Busted: Correction - Hobie have many fishing models - they're just not all in your face about it. There seems to be a lot of people out there that think that Hobie only have one kayak for fishing and they'll often approach a salesman and ask to be shown 'the fishing one'. Usually they mean the Pro Angler, and I believe they reach this assumption partly because of the marketing behind it, as well as it's name. Of course, the Pro Angler was made exclusively for fishing, so when asked about it, quite naturally, any salesman will direct the customer to towards the Pro Angler and say 'there you go sir - I present to you the 'fishing one'. But the truth is that you can fish from any Hobie kayak, even if you have to get a little creative to set it up as a fishing platform. We were all fishing happily from any one of the other numerous models long before the pro Angler came out, and when it was released, most of us were happy enough to stick with what we were already using. Sure - the Pro Angler is a terrific fishing platform and anyone who wants mega stability, storage options and the ability to stand up are probably going to love it. But various other models are actually more adept at traversing certain waters and conditions (particularly if we raise the paddle as a propulsion method) and many users would actually be better off with something else. The term 'horses for courses' really fits here. The horse being the kayak and the course being where you plan to use it.
Busted: Little wonder people make this assumption. No doubt about it, at full oscillation of a mirage fin will draw a foot underneath the hull (turbo fins a couple inches more) and ideally you want full clearance for optimal propulsion, as well as to avoid damage to the fins. But in most instances where water depth is less than the full extension of the fins it is typically possible to engage the miragedrive with short pedal strokes that feather the fins in their upright position. Rather than doing a full stroke, you push one foot forward and then do tiny pedal strokes so that the fins only move a couple of inches up and down. You won't break speed records, but you will move forward, and all you'll need is 6 - 7 inches of water to get away with it. Otherwise you can always push one foot forward to press the fins against the hull and then reach for the paddle. Easy peezy, lemon squeezy!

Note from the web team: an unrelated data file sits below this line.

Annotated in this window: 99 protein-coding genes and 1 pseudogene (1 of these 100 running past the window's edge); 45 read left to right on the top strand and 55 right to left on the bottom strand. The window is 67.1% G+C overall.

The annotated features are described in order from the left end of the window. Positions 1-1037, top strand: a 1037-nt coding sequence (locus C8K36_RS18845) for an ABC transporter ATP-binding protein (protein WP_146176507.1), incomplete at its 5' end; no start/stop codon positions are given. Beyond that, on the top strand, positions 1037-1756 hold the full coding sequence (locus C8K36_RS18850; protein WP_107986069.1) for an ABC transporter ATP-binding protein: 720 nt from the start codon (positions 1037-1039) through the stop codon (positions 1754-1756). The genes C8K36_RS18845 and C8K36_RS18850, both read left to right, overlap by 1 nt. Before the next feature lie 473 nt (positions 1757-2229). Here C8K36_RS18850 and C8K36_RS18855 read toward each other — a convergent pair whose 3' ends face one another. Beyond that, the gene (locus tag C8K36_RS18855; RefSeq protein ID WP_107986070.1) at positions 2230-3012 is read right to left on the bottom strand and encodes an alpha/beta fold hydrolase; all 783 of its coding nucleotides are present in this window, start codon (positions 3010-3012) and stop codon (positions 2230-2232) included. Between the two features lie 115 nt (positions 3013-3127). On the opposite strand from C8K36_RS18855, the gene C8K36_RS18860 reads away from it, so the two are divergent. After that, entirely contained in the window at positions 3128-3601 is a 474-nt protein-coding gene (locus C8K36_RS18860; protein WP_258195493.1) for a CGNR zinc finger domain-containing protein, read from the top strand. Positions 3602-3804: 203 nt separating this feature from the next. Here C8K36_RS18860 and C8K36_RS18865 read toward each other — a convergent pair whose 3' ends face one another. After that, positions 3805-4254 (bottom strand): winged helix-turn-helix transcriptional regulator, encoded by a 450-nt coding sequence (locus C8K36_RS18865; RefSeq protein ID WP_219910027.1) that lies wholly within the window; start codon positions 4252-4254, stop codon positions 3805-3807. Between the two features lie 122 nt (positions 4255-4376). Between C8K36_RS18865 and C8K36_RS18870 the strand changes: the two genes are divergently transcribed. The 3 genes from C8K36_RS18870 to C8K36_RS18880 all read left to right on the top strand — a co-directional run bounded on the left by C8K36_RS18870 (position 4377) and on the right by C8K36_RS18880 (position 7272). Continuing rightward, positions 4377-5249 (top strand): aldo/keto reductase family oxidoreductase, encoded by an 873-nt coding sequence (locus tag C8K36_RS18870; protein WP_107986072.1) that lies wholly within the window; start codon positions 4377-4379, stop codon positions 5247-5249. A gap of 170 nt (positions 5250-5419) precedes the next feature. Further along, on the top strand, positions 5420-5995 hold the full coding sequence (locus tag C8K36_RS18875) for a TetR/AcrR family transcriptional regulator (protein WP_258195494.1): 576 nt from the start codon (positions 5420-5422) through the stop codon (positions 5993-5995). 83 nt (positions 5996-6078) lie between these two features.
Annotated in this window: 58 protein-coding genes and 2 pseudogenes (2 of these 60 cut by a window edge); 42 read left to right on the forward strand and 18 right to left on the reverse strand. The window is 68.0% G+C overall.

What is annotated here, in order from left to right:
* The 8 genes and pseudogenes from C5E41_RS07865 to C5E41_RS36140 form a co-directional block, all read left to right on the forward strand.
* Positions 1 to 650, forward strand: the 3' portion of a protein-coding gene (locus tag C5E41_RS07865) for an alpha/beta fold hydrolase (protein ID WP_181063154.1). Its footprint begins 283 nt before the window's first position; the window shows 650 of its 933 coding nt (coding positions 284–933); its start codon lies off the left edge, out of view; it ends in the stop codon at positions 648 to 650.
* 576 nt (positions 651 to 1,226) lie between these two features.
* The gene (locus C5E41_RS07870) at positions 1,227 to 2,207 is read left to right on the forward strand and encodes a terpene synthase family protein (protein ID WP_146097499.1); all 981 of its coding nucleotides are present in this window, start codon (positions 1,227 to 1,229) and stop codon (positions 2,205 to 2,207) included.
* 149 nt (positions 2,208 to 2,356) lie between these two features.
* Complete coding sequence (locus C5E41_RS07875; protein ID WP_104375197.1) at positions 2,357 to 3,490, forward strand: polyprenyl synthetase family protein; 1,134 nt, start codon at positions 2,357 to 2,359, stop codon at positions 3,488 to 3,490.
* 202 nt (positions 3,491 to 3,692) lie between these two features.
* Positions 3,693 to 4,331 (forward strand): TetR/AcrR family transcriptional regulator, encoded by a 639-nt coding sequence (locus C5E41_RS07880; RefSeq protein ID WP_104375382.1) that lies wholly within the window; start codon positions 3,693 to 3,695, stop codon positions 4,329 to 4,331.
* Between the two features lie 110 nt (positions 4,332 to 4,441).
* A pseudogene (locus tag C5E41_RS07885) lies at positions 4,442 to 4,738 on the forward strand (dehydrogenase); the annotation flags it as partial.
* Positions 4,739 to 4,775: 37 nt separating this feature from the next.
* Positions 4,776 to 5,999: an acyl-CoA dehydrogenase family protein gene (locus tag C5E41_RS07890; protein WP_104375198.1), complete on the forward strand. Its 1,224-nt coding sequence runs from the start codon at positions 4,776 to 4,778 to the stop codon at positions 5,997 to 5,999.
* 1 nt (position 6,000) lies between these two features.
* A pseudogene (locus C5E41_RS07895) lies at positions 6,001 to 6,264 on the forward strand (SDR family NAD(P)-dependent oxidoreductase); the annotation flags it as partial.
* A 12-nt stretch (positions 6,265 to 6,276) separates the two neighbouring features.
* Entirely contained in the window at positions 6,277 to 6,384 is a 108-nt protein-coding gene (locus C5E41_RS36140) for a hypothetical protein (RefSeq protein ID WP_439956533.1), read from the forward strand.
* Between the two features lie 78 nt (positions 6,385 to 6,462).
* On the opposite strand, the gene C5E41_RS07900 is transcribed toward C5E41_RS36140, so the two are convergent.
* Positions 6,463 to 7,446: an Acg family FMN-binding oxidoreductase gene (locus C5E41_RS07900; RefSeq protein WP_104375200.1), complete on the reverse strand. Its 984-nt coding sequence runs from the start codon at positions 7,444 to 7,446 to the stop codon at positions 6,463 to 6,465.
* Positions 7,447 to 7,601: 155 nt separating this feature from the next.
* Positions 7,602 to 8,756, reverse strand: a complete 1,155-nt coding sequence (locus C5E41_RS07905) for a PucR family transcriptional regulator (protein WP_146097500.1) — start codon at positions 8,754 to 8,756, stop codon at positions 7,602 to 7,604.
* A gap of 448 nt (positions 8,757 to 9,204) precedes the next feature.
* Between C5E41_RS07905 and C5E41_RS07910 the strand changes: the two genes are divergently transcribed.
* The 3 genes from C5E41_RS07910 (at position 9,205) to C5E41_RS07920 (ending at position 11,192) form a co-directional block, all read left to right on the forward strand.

Busted: On the contrary, the miragedrive is a simple device when you understand it and not only is it pretty damned robust, it's also easy to field repair if something goes wrong, and simple to maintain and service. That said, it's easy enough to break if you're neglegent in usage and maintenance... just like anything really.
Busted: Actually, those rudder lines are incredibly strong. It is not 'string' - it is dyneema cord and it is highly abraision resistant and has a breaking strain of around 400kg. They last for a long time and its rare they need to be replaced. So rare, infact, that it is impossible to answer the question about how often they need to be replaced. Most people will get years and years out of them before they even start to look suspect. Really, they're a lot stronger than they look.
Busted: It amazes me how many people observe the Hobie pedal powered system for the first time and conclude they are too unfit to try it. For obvious reasons it's usually those of the older generation that make that assumption and sometimes they're probably right (depending on any special injuries or ailments they may have). The interesting truth is, however, that the largest demographic of people buying Hobie pedal kayaks are from the older generations. From memory, last time I looked at the figures, the 55-65 age group bracket were the most active Hobie kayak users. There's no shortage of kayakers in their 70's getting around in a Hobie. Pedalling is a lot easier than paddaling, physically and technically. You don't need strong arms (or legs for that matter) and you don't really need any training or special skills to get good performance from a Hobie pedal kayak. So yes... you probably can do that.